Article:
This curbless marble shower was new construction, with waterproofing to integrate with the outer floor. Shower floor has Orbit heated floor, with slab components at curb, bench, and window seal.

New construction foyer with waterjet marble over wire reinforced mud bed with crack isolation over pretension precast concrete panel floors.

Ceramic tile shower walls in soldier course over cement board with waterproofing membrane. Bench was built from cinderblock with limestone accents in niche and curb.

D.W. Sanders conducted a complete remodel of the master bath. All walls throughout bath were set with large-format tile with the floor and feature wall set in 24” x 24” matte black porcelain tile. The contractor made its own bullnose of the through-bodied porcelain.

 

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President’s Letter – May 2017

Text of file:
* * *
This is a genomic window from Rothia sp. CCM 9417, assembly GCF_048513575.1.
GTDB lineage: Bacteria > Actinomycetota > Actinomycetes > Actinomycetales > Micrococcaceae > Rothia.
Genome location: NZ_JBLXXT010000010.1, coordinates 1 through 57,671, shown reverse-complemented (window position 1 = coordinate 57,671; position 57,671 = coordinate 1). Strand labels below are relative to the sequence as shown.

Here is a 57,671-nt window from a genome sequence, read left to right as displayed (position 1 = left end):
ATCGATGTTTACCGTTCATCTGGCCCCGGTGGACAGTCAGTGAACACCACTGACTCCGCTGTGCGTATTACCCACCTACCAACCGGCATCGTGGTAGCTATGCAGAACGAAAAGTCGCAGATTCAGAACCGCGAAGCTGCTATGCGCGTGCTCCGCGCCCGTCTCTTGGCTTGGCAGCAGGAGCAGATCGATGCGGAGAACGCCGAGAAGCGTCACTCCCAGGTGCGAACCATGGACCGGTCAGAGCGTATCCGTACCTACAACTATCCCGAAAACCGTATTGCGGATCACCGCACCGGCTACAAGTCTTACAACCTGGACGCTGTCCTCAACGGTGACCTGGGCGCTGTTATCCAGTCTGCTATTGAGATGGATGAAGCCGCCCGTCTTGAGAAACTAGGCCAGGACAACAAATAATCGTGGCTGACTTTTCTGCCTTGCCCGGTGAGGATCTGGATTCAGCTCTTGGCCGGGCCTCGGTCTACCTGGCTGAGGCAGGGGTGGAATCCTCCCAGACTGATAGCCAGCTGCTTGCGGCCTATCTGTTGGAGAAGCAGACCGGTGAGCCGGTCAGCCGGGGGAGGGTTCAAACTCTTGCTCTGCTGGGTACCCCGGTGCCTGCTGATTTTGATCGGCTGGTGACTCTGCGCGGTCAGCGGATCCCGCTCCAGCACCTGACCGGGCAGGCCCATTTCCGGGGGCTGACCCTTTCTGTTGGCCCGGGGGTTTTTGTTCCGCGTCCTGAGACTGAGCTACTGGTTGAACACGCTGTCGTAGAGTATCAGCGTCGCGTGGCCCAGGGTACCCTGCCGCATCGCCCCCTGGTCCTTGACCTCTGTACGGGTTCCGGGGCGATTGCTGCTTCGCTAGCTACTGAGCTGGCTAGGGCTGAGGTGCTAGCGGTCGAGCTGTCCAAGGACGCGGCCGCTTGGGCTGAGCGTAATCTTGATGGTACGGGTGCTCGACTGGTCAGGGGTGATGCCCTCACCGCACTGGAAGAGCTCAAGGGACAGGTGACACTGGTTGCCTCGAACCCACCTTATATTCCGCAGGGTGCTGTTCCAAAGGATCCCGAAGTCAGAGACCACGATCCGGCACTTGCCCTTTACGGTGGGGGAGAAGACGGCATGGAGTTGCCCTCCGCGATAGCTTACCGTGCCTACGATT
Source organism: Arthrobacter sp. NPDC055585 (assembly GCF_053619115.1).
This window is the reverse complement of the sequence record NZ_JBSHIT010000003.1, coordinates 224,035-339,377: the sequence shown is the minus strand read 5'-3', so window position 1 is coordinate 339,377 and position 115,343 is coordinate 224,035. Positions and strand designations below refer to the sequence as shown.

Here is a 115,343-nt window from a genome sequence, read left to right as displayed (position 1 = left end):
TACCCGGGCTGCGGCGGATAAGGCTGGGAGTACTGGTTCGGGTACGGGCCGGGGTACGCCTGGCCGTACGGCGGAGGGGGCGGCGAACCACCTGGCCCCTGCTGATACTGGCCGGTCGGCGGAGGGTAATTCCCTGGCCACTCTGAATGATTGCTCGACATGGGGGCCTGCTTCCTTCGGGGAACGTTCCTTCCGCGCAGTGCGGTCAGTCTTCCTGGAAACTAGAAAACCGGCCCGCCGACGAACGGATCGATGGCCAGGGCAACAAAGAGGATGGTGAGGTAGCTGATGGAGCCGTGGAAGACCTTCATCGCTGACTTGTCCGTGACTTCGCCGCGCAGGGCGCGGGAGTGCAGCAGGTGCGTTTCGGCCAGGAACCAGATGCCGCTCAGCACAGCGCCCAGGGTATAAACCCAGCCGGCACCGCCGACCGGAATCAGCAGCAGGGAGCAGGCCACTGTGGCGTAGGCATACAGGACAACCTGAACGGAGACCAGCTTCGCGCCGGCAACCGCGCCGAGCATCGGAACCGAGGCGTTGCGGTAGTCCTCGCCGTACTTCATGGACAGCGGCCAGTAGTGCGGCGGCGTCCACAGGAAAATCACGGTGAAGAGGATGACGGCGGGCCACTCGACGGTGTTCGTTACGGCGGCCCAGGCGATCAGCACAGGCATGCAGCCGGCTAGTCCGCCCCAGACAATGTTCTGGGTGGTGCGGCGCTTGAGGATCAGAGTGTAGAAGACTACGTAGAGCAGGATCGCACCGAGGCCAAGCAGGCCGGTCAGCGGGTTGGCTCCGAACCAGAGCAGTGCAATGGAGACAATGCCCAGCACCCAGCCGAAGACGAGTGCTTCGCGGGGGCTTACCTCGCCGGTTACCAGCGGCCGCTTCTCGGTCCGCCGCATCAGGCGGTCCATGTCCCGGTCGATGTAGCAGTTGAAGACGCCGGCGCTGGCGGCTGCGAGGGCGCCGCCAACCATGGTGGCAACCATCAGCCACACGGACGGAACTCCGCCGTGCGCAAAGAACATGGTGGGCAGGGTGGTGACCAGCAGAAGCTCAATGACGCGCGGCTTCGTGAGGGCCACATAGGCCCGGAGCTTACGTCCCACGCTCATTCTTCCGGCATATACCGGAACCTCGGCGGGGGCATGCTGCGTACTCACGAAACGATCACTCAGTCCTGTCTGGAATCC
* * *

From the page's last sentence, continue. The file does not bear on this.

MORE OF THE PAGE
It was great to see so many old friends and meet new ones at Coverings in Orlando. I was fortunate to have several opportunities to work in one of the two NTCA booths during the show. This afforded me the chance to meet and talk with many contractors from all over the country working in several different segments of the industry.

I know that we are all challenged to find enough time each day to run a business, finish an estimate, meet with a client, get our crews working in the right direction, meet the payroll and oh yes, everybody’s favorite task, collecting the money we’re owed!!!! Yet that is what we signed up for when we decided to scratch that entrepreneurial itch and start our companies.

So, back to what I learned from these conversations at Coverings: some of our members — and those who haven’t joined NTCA yet — don’t really understand all that we offer to the industry. Early on, I had several encounters where a contractor would say, “I’ve got two minutes before my next meeting, so tell me everything I get if I join NTCA”, while their sales resistance slammed closed like a bank vault.